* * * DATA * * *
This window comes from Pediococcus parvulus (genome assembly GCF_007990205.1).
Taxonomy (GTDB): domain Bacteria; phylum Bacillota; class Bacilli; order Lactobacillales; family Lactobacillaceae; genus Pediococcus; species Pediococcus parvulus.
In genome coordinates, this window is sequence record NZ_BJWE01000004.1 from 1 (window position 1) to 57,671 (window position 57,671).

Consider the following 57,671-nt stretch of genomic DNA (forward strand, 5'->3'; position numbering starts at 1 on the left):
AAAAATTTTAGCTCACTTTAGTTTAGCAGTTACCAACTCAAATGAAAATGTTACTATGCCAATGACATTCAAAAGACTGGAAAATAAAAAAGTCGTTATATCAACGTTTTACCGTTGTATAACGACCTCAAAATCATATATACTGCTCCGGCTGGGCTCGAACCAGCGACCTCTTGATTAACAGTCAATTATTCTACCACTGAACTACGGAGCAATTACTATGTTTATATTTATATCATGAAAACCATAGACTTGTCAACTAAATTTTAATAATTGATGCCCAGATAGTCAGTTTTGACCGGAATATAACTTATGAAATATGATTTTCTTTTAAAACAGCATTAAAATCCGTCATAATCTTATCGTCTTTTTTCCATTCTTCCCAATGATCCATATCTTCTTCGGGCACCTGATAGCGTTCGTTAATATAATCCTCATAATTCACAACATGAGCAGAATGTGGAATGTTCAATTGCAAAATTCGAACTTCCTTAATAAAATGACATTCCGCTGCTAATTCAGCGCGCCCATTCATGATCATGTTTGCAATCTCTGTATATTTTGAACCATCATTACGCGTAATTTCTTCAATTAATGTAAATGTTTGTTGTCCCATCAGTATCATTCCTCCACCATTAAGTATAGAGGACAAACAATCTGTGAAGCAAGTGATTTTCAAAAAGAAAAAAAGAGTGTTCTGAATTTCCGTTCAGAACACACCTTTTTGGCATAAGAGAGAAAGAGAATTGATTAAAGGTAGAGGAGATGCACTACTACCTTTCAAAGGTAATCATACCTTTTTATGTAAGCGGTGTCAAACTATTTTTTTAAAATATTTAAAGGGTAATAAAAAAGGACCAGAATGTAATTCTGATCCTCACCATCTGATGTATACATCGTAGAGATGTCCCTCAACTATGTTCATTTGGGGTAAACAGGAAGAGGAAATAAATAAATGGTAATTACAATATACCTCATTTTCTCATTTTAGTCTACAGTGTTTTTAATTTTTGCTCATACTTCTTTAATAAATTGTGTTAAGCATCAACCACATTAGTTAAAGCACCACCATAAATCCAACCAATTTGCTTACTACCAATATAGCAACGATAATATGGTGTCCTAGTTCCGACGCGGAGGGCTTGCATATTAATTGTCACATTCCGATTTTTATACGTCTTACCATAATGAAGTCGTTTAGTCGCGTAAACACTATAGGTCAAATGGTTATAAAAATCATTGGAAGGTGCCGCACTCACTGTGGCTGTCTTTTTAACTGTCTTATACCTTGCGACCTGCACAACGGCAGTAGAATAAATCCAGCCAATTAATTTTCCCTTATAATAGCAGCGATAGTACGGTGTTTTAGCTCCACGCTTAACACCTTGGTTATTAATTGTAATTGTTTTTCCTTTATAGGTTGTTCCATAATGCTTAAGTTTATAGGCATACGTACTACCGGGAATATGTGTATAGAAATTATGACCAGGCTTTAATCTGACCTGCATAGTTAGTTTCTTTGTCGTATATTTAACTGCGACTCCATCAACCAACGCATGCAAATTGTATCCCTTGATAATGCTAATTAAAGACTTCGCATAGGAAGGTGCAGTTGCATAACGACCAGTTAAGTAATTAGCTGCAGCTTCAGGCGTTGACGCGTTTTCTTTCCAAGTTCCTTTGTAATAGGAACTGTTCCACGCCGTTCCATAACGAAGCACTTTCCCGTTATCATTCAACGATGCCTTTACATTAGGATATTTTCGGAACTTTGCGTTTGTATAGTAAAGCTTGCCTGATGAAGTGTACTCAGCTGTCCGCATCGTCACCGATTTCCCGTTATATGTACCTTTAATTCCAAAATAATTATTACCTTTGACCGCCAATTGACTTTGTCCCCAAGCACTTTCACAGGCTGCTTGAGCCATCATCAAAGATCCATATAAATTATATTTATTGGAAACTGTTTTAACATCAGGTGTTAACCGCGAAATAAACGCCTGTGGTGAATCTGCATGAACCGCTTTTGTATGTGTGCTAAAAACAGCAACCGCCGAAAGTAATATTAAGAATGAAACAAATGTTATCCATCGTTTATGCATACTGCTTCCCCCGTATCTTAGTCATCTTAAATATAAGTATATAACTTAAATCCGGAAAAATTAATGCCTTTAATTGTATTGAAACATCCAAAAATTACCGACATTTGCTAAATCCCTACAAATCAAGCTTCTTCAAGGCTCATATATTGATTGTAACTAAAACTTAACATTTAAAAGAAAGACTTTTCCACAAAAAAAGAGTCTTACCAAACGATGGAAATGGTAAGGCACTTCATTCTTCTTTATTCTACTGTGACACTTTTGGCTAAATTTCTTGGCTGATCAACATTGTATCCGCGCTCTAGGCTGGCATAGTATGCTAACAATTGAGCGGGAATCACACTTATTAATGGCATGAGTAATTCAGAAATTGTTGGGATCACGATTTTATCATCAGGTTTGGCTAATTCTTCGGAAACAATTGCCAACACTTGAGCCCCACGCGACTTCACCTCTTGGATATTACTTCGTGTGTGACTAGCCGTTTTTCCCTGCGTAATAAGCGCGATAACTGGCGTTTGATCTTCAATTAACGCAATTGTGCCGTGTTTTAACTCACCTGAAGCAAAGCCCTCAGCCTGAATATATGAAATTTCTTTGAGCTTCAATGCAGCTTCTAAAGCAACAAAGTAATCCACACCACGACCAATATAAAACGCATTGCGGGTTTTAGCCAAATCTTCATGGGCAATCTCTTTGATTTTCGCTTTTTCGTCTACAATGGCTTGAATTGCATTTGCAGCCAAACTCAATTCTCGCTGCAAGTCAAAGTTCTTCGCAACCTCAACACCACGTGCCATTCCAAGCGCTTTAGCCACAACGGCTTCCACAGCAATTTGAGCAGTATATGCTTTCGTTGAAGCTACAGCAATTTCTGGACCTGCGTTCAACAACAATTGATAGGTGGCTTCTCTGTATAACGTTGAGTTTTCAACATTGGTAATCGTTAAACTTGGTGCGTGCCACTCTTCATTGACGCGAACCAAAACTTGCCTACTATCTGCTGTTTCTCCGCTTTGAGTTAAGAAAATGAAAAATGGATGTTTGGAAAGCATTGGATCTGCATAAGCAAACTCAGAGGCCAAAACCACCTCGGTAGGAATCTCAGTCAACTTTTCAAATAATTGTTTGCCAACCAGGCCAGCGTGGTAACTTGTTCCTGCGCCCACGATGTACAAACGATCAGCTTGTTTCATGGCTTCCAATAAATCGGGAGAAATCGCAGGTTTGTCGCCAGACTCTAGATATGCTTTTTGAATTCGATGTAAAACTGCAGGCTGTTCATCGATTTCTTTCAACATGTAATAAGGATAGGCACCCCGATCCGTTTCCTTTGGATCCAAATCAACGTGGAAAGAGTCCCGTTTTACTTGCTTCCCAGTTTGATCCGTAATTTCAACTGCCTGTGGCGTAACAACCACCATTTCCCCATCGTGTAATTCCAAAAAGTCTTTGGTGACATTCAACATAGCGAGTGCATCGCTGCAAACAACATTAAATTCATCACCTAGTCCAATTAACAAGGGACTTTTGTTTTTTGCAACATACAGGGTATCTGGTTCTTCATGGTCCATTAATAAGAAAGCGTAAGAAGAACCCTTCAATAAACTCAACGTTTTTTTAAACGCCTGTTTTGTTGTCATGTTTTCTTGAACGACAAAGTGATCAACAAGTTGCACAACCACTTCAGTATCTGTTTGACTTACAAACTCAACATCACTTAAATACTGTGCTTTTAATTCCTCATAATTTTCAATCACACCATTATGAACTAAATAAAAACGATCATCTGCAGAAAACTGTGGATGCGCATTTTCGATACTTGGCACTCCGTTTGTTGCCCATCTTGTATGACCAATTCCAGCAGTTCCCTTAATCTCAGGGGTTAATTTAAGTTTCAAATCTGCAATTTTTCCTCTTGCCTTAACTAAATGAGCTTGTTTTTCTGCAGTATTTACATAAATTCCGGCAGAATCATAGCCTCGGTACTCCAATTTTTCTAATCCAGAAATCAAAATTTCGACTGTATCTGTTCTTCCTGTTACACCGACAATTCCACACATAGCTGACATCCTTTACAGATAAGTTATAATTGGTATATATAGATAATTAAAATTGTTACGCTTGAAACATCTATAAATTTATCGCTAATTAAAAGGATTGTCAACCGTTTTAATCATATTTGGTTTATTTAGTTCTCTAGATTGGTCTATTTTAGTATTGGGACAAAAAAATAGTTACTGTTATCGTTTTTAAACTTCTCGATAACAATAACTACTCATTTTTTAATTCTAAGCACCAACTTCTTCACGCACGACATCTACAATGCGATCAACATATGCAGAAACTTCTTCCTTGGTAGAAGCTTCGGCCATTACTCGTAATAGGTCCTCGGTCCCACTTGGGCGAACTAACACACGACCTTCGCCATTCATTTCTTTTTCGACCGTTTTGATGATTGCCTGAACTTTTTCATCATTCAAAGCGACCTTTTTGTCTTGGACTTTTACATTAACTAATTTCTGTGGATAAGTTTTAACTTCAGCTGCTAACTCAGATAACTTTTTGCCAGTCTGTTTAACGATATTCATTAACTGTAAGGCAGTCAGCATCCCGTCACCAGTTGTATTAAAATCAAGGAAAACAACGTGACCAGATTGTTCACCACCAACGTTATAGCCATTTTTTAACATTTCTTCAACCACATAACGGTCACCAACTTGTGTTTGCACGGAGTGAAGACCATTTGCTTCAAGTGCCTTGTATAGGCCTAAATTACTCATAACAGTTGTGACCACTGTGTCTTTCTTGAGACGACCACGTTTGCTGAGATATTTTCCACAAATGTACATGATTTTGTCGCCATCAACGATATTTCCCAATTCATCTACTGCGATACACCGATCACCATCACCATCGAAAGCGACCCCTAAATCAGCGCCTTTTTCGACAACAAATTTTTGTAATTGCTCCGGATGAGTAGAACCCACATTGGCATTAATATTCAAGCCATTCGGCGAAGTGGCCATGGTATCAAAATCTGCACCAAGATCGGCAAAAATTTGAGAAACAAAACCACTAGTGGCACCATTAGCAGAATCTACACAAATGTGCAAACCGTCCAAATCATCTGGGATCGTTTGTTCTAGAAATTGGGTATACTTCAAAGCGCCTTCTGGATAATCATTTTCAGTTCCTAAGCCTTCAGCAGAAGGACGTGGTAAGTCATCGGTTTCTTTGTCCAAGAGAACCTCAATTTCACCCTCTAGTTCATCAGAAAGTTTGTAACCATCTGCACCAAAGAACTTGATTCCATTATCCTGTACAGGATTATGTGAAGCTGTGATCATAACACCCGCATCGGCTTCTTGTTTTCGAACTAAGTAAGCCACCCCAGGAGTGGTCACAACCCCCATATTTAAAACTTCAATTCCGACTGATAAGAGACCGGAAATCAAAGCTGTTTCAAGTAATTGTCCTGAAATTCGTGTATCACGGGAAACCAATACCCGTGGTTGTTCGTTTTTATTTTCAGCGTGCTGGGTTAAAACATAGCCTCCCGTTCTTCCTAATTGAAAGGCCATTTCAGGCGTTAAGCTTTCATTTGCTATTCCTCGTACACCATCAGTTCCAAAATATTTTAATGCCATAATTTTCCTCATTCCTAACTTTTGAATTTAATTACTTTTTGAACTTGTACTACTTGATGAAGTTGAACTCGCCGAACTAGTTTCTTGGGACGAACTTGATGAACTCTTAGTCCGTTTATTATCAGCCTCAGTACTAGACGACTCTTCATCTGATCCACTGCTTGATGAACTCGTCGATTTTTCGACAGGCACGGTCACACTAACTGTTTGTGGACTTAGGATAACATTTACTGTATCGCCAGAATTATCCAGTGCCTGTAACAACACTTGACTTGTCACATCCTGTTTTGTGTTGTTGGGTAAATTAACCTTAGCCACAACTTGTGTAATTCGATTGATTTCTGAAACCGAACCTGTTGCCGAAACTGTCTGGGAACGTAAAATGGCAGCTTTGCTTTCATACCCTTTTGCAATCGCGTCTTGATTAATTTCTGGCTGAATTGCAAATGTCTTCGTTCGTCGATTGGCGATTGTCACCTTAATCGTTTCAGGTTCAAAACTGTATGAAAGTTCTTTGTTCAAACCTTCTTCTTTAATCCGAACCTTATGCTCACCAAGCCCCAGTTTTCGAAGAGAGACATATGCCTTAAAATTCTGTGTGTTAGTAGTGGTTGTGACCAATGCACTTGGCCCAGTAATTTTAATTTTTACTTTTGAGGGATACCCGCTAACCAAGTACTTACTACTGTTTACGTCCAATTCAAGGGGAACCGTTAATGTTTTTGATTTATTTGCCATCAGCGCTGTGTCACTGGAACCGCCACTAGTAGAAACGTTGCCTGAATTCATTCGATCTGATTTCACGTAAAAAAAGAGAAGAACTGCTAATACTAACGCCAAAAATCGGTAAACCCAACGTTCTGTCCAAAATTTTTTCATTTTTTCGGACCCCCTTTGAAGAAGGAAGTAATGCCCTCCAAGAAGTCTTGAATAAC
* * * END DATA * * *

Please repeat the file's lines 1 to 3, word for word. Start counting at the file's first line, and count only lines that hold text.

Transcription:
This window comes from Pediococcus parvulus (genome assembly GCF_007990205.1).
Taxonomy (GTDB): domain Bacteria; phylum Bacillota; class Bacilli; order Lactobacillales; family Lactobacillaceae; genus Pediococcus; species Pediococcus parvulus.
In genome coordinates, this window is sequence record NZ_BJWE01000004.1 from 1 (window position 1) to 57,671 (window position 57,671).